As part of his response to the Great Recession, President Obama signed the American Recovery and Reinvestment Act of 2009 (often called "the Stimulus Bill") in February. Among other things, the Stimulus Bill includes major changes to the Consolidated Omnibus Budget Reconciliation Act – COBRA. The purpose of the changes are to help workers who lose their jobs obtain COBRA health insurance coverage.
Ordinarily, a former employee is entitled to COBRA insurance if they are prepared to pay the entire cost of the health insurance coverage plus an administrative fee. The changes to COBRA provide an employee with a subsidy from the government that covers 65 percent of the cost of the COBRA coverage.
The subsidy applies to any employee who suffers an "involuntary termination" between Sept. 1, 2008 and Dec. 31, 2009. The Internal Revenue Service has issued an expansive definition of who qualifies. The formal definition is: "a severance from employment due to the independent exercise of the unilateral authority of the employer to terminate the employment, other than due to the employee’s implicit or explicit request, where the employee was willing and able to continue performing services."
The check’s in the mail
The subsidy provides the 65 percent premium assistance for a period of up to nine months. Unfortunately, the government is putting a portion of the subsidy cost on employers. The employee is required to pay his or her 35 percent of the premium directly to the employer. Once that payment is made, they are considered covered under COBRA. The remaining 65 percent comes from the government – eventually. The company is required to pay the remaining 65 percent premium up front. The government will reimburse the company by means of a tax credit that is applied to an employer’s income tax withholding and FICA taxes. If the credit amount is greater than the employer’s entire tax obligation in any given quarter, the government will issue the employer a check for the difference. Another big change pertains to the type of coverage the former employee may select. Under the old version of COBRA, the separated employee could only elect the same health coverage he or she had been receiving from the employer at the time of separation. After the changes from the Stimulus Bill, an employee has 90 days to opt for a different, lower-cost health insurance plan than the one they had at the time of separation.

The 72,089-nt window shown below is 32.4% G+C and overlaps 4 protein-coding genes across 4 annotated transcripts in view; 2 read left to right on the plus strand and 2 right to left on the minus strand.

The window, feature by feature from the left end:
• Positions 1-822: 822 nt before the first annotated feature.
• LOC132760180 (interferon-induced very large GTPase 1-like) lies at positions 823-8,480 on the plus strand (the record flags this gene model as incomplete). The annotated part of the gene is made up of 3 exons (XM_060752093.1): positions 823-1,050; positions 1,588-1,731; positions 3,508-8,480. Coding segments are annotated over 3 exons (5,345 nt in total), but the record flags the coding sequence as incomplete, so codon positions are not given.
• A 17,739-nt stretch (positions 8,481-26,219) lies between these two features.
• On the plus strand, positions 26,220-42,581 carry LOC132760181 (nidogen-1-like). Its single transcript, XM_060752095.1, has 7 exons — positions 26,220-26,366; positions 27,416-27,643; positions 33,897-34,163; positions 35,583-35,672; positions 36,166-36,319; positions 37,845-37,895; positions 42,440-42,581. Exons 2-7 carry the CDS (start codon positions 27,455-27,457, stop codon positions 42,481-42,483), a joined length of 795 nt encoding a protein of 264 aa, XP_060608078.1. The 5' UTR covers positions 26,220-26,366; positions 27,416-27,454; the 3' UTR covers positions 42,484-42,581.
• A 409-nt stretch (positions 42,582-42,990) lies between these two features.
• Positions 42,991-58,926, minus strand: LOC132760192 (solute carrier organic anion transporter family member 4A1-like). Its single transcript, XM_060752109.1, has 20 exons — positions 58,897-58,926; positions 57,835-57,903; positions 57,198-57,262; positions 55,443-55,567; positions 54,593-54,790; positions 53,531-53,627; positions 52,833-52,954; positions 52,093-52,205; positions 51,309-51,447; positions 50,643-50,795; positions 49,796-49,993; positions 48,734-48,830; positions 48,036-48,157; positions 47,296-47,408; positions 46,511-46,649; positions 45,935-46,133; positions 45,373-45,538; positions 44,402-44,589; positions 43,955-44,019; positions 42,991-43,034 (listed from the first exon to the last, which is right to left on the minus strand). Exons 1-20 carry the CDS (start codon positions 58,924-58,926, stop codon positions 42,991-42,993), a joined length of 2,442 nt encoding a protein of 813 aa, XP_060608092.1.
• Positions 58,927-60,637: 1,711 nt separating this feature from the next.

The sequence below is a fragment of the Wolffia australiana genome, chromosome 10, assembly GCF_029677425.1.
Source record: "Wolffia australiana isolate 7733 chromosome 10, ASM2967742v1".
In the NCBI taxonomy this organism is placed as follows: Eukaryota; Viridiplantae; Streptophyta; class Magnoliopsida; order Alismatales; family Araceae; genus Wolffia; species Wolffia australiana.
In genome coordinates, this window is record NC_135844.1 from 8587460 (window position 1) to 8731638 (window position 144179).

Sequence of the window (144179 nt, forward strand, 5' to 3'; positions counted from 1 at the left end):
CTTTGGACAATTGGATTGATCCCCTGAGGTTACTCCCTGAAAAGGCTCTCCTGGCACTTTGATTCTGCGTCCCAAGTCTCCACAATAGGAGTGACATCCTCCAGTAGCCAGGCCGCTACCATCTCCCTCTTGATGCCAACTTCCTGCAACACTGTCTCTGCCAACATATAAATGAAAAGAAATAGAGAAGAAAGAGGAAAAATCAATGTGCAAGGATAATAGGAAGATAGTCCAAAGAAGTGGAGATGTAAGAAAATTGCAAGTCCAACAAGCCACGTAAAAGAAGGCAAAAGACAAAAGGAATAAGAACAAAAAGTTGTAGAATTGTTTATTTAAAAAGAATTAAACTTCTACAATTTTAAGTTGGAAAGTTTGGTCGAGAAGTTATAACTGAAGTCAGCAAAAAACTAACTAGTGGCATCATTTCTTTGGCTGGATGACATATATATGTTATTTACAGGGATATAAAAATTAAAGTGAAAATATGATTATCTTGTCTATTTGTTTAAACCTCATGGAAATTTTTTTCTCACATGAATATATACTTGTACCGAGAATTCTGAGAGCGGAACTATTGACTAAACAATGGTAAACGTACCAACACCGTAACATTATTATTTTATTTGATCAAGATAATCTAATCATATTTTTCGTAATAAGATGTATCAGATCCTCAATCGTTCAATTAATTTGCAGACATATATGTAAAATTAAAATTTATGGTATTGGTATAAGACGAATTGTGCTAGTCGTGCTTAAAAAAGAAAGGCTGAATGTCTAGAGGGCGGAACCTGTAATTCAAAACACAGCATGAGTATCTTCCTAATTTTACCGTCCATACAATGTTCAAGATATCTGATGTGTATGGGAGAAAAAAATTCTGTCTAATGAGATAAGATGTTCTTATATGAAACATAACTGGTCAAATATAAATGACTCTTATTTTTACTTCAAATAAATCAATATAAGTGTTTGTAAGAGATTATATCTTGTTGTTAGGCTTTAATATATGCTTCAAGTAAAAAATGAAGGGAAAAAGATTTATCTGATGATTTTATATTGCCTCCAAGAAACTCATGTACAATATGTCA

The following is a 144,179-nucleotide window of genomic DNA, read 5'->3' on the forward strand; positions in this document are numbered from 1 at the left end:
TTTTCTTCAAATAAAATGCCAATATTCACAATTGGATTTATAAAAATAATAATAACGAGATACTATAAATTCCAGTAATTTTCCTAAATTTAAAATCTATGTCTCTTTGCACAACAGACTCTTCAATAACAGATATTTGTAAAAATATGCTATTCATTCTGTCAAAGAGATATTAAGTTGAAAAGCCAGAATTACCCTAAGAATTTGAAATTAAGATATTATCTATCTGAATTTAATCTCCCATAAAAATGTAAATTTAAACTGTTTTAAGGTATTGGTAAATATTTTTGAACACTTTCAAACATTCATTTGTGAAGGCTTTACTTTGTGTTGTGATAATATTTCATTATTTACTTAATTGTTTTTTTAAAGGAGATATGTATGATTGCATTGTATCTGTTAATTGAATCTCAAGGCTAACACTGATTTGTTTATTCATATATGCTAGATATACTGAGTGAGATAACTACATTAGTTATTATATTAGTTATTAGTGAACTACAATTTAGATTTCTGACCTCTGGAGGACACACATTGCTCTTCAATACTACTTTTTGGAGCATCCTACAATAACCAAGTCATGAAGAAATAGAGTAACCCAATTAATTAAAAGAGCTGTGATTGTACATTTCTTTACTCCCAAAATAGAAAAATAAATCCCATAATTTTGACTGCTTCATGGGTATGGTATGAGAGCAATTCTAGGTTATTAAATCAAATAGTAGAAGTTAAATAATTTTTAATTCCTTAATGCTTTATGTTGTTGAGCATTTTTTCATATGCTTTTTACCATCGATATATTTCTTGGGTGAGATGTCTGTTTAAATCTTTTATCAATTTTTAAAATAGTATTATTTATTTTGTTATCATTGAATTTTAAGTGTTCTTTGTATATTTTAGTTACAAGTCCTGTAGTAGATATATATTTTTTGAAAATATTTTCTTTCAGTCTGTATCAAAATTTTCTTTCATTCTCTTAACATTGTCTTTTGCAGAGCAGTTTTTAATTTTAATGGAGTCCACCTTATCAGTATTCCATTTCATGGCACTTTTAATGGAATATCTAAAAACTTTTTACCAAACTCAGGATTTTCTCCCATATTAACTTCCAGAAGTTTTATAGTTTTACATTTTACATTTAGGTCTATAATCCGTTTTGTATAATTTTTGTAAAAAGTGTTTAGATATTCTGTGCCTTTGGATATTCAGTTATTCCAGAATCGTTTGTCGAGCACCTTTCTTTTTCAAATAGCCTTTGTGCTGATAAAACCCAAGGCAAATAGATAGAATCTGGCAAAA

The coverage plan the former employee seeks to opt into also has to be a plan that the employer offers. Therefore, if the employer only has one plan, this change is a non-issue.
Employers are required to post notification of the changes to COBRA. The date for notices to be issued was April 18, 2009. The Department of Labor has "model" notices available for download on its Web site (www.dol.gov/cobra). Employers that have not posted their notices would be wise to mail copies directly to their former employees who may qualify.
The government also puts the burden for keeping track of the employee’s COBRA status on the employer. In order to qualify for the tax credit, the employer must retain and submit documentation that the employee paid his or her 35 percent share of premium in order to receive reimbursement.
This isn’t easy
For employers who haven’t already started, there is a lot to do. First, employers need to understand which former employees are entitled to the subsidy; they need to make sure they send out notices to all former employees so that the 60 days opt-in period can begin to run, and they need to establish recordkeeping procedures for documenting which former employees pay the 35 percent premium. Companies also need to determine how they intend to pay the 65 percent outlay up front. They shouldn’t expect reimbursement until the end of the quarter so they need to have sufficient cash reserves on hand to pay their portion of the premium. This is particularly onerous for companies with tight cash flows or that have had to lay off large numbers of employees.
Companies should carefully review their termination policies and layoff plans in light of the new regulations, to ensure that employees are properly classified when they are let go. Remember, a lot of employees who don’t fit the standard definition of "laid off" will be entitled to the subsidy.
Richard Alaniz is senior partner at Alaniz and Schraeder, a national labor and employment firm based in Houston. He has been at the forefront of labor and employment law for over 30 years, including stints with theU.S. Department of Labor and the National Labor Relations Board. Rick is a prolific writer on labor and employment law and conducts frequent seminars to client companies and trade associations across the country. Questions about this article can be addressed to Rick at (281) 833-2200 firstname.lastname@example.org.